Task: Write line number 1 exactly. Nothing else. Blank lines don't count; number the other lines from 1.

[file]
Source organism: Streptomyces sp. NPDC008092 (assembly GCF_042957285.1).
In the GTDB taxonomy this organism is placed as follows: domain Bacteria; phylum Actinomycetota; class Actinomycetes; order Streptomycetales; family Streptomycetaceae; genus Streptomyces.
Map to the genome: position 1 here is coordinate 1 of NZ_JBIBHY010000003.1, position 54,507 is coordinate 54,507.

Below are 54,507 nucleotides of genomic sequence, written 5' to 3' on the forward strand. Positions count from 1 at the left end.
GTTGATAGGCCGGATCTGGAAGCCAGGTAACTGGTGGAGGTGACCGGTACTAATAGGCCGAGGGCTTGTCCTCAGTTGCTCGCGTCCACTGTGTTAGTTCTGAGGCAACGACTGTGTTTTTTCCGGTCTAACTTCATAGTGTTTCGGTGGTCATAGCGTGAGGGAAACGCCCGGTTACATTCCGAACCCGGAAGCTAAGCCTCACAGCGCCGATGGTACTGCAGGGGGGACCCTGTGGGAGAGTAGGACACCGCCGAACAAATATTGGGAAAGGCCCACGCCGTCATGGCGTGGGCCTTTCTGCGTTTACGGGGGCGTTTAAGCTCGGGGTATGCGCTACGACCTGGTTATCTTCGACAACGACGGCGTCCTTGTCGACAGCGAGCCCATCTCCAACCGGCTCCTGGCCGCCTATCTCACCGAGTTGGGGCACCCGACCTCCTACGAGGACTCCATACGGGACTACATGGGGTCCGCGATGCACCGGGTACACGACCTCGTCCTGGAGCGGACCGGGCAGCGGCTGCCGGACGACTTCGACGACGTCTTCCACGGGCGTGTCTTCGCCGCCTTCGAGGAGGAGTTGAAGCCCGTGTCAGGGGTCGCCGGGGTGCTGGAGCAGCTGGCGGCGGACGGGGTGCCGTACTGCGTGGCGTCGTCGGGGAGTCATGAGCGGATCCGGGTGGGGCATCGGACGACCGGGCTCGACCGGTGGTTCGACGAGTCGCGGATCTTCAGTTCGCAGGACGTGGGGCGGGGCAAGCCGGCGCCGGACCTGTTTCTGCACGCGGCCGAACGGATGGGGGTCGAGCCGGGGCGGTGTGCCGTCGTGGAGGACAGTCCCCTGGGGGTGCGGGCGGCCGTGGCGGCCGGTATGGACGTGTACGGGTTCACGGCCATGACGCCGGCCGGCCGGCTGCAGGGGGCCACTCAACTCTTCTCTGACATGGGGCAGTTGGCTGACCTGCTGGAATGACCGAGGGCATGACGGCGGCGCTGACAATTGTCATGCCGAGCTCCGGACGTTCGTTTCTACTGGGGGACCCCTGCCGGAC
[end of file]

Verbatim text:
Source organism: Streptomyces sp. NPDC008092 (assembly GCF_042957285.1).